He sighs and makes his way to the table. He hears another set of footsteps and realizes that her assistant is still in the room.
"Sorry about that," the man--Eric--says. "She always has a pretty bad temper, but it's even worse when she stays out too late drinking. Which she does most of the time."
"It's no problem," the artist says. "It happens more often than you'd think. Shouldn't you be following her downstairs?"
"I'll give her a minute to calm down. She'll want to smoke a cigarette, anyway. Her father forbids her from smoking in the cars, so she'll need to get her nicotine fix before we're off to our next appointment."
"Would you like help with those brushes?"
"If you don't mind--I'm assuming it's a little easier for you to track them down."
Eric crosses the room and begins picking up the brushes--the soft scrape of the plastic handles the only sound in the room as he gathers them.
"Thank you for your help," the artist says, both because he truly is grateful, but also because the room needs more sound.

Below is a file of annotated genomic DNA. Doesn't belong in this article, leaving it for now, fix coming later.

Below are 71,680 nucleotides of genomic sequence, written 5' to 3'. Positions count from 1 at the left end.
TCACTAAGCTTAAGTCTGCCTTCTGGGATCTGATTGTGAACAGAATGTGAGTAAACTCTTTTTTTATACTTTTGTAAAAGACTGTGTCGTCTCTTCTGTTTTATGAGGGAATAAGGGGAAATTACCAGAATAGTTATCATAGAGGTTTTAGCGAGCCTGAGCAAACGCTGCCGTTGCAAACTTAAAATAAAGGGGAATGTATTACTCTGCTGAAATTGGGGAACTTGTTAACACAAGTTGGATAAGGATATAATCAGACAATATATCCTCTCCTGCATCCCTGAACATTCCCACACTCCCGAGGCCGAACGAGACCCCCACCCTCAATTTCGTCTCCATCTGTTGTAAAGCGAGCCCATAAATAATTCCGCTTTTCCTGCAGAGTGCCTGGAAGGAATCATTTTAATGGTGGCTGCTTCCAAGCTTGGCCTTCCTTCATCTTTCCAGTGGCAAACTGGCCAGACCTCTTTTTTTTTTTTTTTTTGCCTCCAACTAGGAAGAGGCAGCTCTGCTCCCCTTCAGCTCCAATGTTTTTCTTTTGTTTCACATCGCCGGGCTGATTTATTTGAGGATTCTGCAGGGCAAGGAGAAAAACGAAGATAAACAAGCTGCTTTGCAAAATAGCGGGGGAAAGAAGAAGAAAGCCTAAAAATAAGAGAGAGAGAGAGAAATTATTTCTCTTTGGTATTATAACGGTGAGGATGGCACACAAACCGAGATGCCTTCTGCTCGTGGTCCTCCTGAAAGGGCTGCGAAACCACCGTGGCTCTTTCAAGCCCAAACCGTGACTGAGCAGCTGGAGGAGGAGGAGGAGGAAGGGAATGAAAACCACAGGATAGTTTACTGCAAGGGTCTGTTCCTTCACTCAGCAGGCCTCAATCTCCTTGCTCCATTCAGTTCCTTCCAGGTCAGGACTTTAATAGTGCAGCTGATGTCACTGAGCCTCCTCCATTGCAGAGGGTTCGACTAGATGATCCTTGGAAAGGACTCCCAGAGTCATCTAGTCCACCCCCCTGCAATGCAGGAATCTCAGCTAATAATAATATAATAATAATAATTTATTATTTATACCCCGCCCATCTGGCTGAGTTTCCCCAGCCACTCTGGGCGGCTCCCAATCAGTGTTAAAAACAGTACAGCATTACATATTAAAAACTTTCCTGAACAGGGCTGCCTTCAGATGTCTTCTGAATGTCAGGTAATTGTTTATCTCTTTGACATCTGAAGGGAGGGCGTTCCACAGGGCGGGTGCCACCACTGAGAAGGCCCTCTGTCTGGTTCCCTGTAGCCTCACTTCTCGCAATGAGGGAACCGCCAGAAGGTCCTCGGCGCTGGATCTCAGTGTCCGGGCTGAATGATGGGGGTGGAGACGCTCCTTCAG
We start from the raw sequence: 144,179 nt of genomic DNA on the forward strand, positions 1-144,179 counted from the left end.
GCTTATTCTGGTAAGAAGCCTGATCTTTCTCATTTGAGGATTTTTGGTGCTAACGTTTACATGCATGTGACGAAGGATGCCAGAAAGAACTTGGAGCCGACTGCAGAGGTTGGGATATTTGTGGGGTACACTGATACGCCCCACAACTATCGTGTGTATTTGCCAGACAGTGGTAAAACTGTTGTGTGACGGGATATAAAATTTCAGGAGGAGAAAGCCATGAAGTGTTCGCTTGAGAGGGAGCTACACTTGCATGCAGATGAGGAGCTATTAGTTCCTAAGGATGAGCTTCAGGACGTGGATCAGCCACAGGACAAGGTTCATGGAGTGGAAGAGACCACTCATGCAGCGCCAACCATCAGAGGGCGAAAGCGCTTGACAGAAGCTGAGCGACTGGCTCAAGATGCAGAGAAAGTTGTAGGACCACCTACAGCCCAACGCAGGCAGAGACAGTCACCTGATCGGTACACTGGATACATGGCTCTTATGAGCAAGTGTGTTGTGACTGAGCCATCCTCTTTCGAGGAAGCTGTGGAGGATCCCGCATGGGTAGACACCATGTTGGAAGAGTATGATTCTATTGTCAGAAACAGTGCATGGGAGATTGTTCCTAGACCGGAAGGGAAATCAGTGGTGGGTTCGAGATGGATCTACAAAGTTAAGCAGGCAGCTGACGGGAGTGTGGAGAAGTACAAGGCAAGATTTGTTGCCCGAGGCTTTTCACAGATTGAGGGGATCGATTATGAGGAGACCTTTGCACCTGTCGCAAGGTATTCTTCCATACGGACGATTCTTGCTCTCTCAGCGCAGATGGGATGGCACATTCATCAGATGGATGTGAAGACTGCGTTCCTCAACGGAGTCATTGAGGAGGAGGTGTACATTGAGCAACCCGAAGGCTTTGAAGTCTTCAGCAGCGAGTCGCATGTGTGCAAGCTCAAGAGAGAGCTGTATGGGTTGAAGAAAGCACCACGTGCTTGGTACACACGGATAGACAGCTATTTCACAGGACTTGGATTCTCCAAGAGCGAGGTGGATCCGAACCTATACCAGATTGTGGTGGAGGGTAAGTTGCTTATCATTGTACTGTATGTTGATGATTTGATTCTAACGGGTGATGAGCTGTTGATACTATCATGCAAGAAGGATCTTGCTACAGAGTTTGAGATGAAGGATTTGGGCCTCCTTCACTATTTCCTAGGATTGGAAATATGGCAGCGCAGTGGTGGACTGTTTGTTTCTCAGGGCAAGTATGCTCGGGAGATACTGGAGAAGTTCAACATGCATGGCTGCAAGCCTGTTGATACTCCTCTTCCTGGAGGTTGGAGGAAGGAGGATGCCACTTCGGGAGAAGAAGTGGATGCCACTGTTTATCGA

"No problem. You just want them back on the table?"
"So can I ask you a question?" Eric asks, placing the brushes back on the table so gently that it's almost inaudible.
"By all means."
"To my eyesight, you mean?"
"No. With this painting. I've seen your work--if I was the kind of guy who overlooked something like the 'artist of the stars,' I wouldn't be the kind of guy who could hold onto a gig like this. I'm a huge fan, too--not just of the celebrity stuff, either."
"Thank you--I appreciate it."
"And I know you don't always paint just a realistic portrait of your subjects. That piece you did for Beyonce and Jay-Z was...man, that was some mind-blowing stuff. It looked nothing like them, but it still looked, like, exactly like them. I mean, I think that's when people started talking about the blind artist who could see your soul, you know?"
"During the initial interview, I remember thinking that there was no way I could do them justice if I tried to stick with classical portraiture. I wasn't sure if it would work out, but they were happy with the end product."
There's a slight rustle of clothing as Eric pulls his phone out of his pocket and checks the time. "But that's the thing--everybody's happy with the end product."